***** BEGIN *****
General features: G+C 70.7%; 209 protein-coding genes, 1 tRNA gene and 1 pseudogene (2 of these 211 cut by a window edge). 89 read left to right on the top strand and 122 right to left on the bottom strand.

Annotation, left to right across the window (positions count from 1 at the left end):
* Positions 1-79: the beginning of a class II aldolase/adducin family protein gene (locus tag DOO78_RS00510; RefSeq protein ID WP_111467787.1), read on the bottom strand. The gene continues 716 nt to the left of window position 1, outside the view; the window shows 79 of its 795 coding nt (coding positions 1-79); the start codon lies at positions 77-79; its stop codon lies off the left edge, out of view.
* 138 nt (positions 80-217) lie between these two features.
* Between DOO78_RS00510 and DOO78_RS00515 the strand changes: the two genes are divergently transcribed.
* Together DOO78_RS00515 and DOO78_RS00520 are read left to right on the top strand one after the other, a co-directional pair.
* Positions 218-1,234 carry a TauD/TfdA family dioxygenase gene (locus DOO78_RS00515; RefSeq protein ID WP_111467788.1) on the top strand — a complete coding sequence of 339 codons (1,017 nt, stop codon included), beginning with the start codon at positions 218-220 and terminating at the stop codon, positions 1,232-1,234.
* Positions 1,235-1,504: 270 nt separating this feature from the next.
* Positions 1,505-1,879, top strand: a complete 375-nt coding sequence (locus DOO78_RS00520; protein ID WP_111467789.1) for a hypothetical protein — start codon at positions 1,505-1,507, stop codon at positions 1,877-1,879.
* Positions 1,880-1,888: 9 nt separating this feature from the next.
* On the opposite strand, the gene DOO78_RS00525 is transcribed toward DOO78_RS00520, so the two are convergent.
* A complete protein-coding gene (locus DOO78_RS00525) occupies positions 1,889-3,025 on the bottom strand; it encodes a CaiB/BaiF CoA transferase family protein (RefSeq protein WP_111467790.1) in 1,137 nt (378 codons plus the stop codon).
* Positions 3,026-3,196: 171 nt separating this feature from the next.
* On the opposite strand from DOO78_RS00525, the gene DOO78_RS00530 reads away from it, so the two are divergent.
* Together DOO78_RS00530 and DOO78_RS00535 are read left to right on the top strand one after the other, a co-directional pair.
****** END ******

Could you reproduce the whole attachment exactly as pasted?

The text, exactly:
General features: G+C 70.7%; 209 protein-coding genes, 1 tRNA gene and 1 pseudogene (2 of these 211 cut by a window edge). 89 read left to right on the top strand and 122 right to left on the bottom strand.

Annotation, left to right across the window (positions count from 1 at the left end):
* Positions 1-79: the beginning of a class II aldolase/adducin family protein gene (locus tag DOO78_RS00510; RefSeq protein ID WP_111467787.1), read on the bottom strand. The gene continues 716 nt to the left of window position 1, outside the view; the window shows 79 of its 795 coding nt (coding positions 1-79); the start codon lies at positions 77-79; its stop codon lies off the left edge, out of view.
* 138 nt (positions 80-217) lie between these two features.
* Between DOO78_RS00510 and DOO78_RS00515 the strand changes: the two genes are divergently transcribed.
* Together DOO78_RS00515 and DOO78_RS00520 are read left to right on the top strand one after the other, a co-directional pair.
* Positions 218-1,234 carry a TauD/TfdA family dioxygenase gene (locus DOO78_RS00515; RefSeq protein ID WP_111467788.1) on the top strand — a complete coding sequence of 339 codons (1,017 nt, stop codon included), beginning with the start codon at positions 218-220 and terminating at the stop codon, positions 1,232-1,234.
* Positions 1,235-1,504: 270 nt separating this feature from the next.
* Positions 1,505-1,879, top strand: a complete 375-nt coding sequence (locus DOO78_RS00520; protein ID WP_111467789.1) for a hypothetical protein — start codon at positions 1,505-1,507, stop codon at positions 1,877-1,879.
* Positions 1,880-1,888: 9 nt separating this feature from the next.
* On the opposite strand, the gene DOO78_RS00525 is transcribed toward DOO78_RS00520, so the two are convergent.
* A complete protein-coding gene (locus DOO78_RS00525) occupies positions 1,889-3,025 on the bottom strand; it encodes a CaiB/BaiF CoA transferase family protein (RefSeq protein WP_111467790.1) in 1,137 nt (378 codons plus the stop codon).
* Positions 3,026-3,196: 171 nt separating this feature from the next.
* On the opposite strand from DOO78_RS00525, the gene DOO78_RS00530 reads away from it, so the two are divergent.
* Together DOO78_RS00530 and DOO78_RS00535 are read left to right on the top strand one after the other, a co-directional pair.